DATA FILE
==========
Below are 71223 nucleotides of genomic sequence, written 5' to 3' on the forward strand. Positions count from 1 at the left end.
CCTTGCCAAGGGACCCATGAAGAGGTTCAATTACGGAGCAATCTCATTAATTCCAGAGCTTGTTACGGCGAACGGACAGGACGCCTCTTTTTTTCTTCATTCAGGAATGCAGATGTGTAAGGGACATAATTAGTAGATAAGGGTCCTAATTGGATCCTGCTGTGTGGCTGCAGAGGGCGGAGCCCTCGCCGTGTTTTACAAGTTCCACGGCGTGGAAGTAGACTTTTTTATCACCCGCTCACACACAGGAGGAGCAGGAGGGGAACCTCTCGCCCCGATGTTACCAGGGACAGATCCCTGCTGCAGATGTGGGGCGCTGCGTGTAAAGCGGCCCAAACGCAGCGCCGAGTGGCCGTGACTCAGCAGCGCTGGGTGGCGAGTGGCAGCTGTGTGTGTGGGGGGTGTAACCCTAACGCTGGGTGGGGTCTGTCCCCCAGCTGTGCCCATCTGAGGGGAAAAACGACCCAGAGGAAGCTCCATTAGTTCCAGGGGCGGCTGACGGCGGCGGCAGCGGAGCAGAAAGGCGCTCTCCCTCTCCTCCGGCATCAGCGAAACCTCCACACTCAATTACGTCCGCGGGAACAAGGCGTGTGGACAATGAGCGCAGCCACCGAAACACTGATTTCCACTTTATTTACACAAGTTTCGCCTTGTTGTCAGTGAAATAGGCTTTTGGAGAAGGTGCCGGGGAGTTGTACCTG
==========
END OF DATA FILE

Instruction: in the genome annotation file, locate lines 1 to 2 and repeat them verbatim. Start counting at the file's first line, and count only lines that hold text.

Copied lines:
Below are 71223 nucleotides of genomic sequence, written 5' to 3' on the forward strand. Positions count from 1 at the left end.
CCTTGCCAAGGGACCCATGAAGAGGTTCAATTACGGAGCAATCTCATTAATTCCAGAGCTTGTTACGGCGAACGGACAGGACGCCTCTTTTTTTCTTCATTCAGGAATGCAGATGTGTAAGGGACATAATTAGTAGATAAGGGTCCTAATTGGATCCTGCTGTGTGGCTGCAGAGGGCGGAGCCCTCGCCGTGTTTTACAAGTTCCACGGCGTGGAAGTAGACTTTTTTATCACCCGCTCACACACAGGAGGAGCAGGAGGGGAACCTCTCGCCCCGATGTTACCAGGGACAGATCCCTGCTGCAGATGTGGGGCGCTGCGTGTAAAGCGGCCCAAACGCAGCGCCGAGTGGCCGTGACTCAGCAGCGCTGGGTGGCGAGTGGCAGCTGTGTGTGTGGGGGGTGTAACCCTAACGCTGGGTGGGGTCTGTCCCCCAGCTGTGCCCATCTGAGGGGAAAAACGACCCAGAGGAAGCTCCATTAGTTCCAGGGGCGGCTGACGGCGGCGGCAGCGGAGCAGAAAGGCGCTCTCCCTCTCCTCCGGCATCAGCGAAACCTCCACACTCAATTACGTCCGCGGGAACAAGGCGTGTGGACAATGAGCGCAGCCACCGAAACACTGATTTCCACTTTATTTACACAAGTTTCGCCTTGTTGTCAGTGAAATAGGCTTTTGGAGAAGGTGCCGGGGAGTTGTACCTG